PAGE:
Hiding Money During A Divorce: How Is It Done & What Can You Do About It?

sarah ryan
Sarah RyanAccount Manager @ Lawhive & Non-Practising Solicitor
Updated on 16th November 2023

Going through a divorce is tough, especially when it comes to reaching a fair financial settlement. In order to get a legally binding financial order, both sides have to be honest about everything they own to make sure everyone knows what's in each other's pockets and help figure out a fair deal.

However, it’s not uncommon for some divorcing couples to try and hide cash or assets during a divorce. Besides being shady, it's a big no-no in the legal world because of a rule called the duty of full and frank disclosure. This is a way of saying both sides have to provide a full rundown of their finances, like bank statements, pensions and tax info.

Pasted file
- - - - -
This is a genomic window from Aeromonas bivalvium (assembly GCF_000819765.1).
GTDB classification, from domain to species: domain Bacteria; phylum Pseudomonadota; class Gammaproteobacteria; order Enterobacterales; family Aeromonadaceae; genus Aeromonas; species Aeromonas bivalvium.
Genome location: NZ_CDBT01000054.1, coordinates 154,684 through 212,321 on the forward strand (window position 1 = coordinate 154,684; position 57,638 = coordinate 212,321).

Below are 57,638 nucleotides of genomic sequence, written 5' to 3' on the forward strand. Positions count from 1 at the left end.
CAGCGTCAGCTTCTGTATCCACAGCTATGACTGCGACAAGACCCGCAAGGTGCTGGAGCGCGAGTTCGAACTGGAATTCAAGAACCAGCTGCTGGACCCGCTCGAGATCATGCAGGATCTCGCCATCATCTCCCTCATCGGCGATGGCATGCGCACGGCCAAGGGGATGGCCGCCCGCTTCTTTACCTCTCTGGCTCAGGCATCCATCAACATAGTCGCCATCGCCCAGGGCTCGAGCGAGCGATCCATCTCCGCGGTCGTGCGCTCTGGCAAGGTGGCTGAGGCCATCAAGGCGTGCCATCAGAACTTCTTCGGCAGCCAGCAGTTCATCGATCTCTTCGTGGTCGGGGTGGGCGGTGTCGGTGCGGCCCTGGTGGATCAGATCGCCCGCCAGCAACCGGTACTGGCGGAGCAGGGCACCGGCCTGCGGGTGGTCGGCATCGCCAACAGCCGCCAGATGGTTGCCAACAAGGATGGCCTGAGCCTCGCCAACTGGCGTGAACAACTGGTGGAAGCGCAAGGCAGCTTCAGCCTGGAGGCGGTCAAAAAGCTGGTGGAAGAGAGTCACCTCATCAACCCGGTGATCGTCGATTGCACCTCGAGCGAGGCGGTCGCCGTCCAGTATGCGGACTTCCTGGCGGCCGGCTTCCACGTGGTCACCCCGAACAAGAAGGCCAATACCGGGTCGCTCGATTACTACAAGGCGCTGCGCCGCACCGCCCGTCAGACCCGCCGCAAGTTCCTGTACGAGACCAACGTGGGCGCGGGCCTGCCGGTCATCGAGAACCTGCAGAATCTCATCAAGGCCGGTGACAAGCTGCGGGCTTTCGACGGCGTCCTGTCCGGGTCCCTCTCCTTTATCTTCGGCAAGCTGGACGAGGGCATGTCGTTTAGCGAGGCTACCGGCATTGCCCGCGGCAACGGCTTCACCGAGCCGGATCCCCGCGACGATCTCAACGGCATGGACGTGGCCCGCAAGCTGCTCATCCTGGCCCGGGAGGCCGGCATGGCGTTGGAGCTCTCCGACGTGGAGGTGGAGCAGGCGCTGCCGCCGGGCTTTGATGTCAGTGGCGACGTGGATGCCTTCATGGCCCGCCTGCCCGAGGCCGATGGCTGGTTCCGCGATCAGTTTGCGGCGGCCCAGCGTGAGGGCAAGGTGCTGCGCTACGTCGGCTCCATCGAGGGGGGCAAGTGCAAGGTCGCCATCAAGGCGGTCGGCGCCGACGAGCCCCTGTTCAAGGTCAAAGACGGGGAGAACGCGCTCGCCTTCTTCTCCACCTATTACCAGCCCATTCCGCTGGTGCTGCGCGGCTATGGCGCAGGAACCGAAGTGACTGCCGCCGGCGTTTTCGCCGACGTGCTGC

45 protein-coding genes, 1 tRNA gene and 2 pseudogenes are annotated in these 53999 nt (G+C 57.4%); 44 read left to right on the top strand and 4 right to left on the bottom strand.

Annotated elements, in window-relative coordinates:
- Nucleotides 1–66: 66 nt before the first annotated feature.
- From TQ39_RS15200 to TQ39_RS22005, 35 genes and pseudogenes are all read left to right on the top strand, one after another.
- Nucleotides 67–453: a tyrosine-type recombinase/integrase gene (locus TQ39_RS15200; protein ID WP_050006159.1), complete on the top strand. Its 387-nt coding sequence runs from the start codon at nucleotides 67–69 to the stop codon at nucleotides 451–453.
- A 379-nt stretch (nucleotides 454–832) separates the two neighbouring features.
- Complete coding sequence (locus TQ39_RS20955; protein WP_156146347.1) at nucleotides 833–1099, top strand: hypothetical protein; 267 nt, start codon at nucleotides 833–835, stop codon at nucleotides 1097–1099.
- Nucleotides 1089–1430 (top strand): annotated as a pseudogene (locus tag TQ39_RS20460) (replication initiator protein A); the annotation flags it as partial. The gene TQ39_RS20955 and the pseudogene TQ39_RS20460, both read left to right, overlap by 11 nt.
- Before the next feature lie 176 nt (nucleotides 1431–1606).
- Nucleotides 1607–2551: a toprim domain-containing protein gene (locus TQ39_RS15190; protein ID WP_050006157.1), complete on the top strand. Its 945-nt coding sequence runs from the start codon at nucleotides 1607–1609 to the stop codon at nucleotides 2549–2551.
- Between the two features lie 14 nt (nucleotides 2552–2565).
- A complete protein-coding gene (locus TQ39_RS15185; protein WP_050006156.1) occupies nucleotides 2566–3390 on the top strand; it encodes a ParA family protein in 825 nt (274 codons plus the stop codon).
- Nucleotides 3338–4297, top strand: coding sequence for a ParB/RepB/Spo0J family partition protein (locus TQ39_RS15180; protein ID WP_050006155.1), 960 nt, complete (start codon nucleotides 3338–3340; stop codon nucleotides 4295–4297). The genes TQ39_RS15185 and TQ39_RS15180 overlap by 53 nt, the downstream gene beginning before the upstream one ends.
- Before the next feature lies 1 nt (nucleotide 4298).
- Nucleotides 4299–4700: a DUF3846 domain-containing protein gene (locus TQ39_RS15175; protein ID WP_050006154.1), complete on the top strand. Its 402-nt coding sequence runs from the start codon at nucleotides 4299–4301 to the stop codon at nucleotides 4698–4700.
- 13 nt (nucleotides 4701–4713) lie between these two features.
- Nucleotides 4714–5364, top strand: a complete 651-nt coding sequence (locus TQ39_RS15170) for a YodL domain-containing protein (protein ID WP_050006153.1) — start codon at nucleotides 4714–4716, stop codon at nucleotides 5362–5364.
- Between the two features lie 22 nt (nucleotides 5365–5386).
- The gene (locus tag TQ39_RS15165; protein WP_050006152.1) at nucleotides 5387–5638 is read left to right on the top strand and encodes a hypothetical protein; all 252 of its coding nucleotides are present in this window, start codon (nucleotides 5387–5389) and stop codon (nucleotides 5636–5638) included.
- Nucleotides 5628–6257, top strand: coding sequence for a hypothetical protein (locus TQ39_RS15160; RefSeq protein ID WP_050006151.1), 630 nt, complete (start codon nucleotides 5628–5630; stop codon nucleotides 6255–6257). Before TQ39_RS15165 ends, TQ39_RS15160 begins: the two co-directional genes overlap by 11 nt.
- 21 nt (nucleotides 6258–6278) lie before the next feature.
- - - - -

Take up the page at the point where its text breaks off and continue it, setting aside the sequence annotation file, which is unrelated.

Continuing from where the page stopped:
hiding-assets-during-divorce

Trying to hide money can get you in hot water because the truth usually comes out, whether it's through questions, bank digging, or the help of a money detective (aka a forensic accountant). 

In this article we’ll look at: 

  • How divorcing couples are expected to disclose assets in a divorce; 

  • Common ways of hiding assets in a divorce; 

  • Potential penalties for hiding assets in a divorce; 

  • How to find hidden assets in a divorce;

  • How to prove an ex is hiding money or assets;

  • Next steps if you suspect your ex-partner is hiding money. 

Disclosing assets in a divorce